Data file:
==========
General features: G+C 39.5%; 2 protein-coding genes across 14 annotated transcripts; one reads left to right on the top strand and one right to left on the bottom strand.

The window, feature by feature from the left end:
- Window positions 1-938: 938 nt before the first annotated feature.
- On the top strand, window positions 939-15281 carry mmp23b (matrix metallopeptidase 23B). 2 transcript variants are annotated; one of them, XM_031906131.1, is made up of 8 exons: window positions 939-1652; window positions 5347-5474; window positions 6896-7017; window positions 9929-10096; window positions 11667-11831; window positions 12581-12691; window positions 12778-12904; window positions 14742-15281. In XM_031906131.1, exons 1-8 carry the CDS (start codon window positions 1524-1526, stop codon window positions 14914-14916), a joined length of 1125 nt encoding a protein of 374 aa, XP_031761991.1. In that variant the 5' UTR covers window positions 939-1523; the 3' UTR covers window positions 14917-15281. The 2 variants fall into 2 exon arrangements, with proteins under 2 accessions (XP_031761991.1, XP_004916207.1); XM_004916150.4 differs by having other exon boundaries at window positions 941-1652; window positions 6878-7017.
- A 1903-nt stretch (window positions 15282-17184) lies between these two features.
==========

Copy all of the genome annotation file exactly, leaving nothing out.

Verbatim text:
General features: G+C 39.5%; 2 protein-coding genes across 14 annotated transcripts; one reads left to right on the top strand and one right to left on the bottom strand.

The window, feature by feature from the left end:
- Window positions 1-938: 938 nt before the first annotated feature.
- On the top strand, window positions 939-15281 carry mmp23b (matrix metallopeptidase 23B). 2 transcript variants are annotated; one of them, XM_031906131.1, is made up of 8 exons: window positions 939-1652; window positions 5347-5474; window positions 6896-7017; window positions 9929-10096; window positions 11667-11831; window positions 12581-12691; window positions 12778-12904; window positions 14742-15281. In XM_031906131.1, exons 1-8 carry the CDS (start codon window positions 1524-1526, stop codon window positions 14914-14916), a joined length of 1125 nt encoding a protein of 374 aa, XP_031761991.1. In that variant the 5' UTR covers window positions 939-1523; the 3' UTR covers window positions 14917-15281. The 2 variants fall into 2 exon arrangements, with proteins under 2 accessions (XP_031761991.1, XP_004916207.1); XM_004916150.4 differs by having other exon boundaries at window positions 941-1652; window positions 6878-7017.
- A 1903-nt stretch (window positions 15282-17184) lies between these two features.